Piping Plovers flock to the same shores that attract people. These birds are on the brink, with only 8,000 adults left. From Canada to the Caribbean, Audubon is working to safeguard sandy reaches critical to the birds' survival, and encouraging people to share the beach.
The piping plover (Charadrius melodus) is a small sand-colored, sparrow-sized shorebird that nests and feeds along coastal sand and gravel beaches in North America. The adult has yellow-orange legs, a black band across the forehead from eye to eye, and a black ring around the neck. This chest band is usually thicker in males during the breeding season, and it's the only reliable way to tell the sexes apart. The bird is difficult to see when it is standing still, as it blends well with open, sandy beach habitats. It typically runs in short spurts and stops.
There are 2 subspecies of Piping Plovers: the eastern population is known as Charadrius melodus melodus and the mid-west population is known as Charadrius melodus circumcinctus. The bird's name is derived from its plaintive bell-like whistles which are often heard before the bird is visible.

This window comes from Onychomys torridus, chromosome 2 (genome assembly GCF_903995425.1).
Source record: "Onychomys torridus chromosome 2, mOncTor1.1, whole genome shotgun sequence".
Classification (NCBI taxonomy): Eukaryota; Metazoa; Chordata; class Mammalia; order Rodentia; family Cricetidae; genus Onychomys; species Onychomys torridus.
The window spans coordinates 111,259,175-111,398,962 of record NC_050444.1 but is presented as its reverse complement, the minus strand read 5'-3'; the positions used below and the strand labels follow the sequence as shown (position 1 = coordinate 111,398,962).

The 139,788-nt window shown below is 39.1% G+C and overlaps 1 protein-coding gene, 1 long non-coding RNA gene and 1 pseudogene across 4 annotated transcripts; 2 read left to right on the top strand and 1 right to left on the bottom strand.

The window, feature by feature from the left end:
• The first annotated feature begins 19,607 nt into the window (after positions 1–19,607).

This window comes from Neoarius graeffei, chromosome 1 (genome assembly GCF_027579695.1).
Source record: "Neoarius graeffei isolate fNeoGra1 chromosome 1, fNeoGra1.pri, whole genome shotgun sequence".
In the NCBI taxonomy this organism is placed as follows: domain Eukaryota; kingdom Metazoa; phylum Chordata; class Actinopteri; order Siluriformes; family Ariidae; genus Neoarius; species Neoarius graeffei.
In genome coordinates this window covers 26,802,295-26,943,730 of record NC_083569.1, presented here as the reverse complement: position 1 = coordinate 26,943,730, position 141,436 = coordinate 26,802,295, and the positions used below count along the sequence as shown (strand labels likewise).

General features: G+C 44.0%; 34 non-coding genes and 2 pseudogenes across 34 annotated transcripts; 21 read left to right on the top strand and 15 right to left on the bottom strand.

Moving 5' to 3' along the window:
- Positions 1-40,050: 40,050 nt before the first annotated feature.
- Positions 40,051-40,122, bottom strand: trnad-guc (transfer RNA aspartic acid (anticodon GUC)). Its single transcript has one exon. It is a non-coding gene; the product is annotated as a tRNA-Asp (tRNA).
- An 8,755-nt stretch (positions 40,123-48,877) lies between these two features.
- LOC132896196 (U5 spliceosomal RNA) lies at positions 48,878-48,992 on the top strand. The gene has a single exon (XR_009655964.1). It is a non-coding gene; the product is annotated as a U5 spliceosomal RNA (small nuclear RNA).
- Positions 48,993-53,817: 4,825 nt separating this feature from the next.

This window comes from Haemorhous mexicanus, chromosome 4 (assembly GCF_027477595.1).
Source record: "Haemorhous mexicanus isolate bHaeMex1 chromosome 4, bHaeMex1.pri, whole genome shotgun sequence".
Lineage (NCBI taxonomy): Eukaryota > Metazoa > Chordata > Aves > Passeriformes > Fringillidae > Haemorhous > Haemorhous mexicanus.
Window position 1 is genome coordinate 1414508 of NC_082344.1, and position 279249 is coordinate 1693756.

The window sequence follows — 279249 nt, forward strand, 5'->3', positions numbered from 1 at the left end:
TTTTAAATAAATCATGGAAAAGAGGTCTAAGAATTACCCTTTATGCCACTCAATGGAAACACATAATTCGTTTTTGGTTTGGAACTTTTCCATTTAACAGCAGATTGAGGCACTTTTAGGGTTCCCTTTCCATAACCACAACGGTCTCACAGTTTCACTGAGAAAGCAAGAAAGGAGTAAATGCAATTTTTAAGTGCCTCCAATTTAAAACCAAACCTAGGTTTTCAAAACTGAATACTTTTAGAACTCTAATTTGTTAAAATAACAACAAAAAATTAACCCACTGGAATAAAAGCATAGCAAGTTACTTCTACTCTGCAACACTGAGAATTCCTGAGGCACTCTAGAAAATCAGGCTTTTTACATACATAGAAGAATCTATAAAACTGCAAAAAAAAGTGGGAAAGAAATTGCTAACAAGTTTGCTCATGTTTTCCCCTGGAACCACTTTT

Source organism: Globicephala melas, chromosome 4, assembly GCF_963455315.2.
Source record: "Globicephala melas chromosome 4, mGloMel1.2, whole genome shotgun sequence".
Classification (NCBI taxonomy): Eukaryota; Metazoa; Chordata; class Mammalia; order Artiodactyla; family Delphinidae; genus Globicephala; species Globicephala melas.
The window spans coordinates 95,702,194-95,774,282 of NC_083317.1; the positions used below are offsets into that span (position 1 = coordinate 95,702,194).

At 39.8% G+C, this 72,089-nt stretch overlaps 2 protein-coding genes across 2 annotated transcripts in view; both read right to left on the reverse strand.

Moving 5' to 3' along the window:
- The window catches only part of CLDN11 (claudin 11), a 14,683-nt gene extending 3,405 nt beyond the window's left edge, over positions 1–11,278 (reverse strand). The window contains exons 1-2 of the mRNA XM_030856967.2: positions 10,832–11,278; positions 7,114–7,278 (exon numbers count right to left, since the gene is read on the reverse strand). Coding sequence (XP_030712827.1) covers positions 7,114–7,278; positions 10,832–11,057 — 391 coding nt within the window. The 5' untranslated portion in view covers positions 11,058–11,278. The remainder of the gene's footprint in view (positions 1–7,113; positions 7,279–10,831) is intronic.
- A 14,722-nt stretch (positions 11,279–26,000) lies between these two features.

Total population is currently estimated at about 6,510 individuals. A preliminary estimate showed 3,350 birds in 2003 on the Atlantic Coast alone, 52% of the total. The population has been increasing since 1999.
Their breeding habitat includes beaches or sand flats on the Atlantic coast, the shores of the Great Lakes, and in the mid-west of Canada and the United States. They nest on sandy or gravel beaches or shoals. These shorebirds forage for food on beaches, usually by sight, moving across the beaches in short bursts. Generally, Piping Plovers will forage for food around the high tide wrack zone and along the water's edge. They eat mainly insects, marine worms, and crustaceans.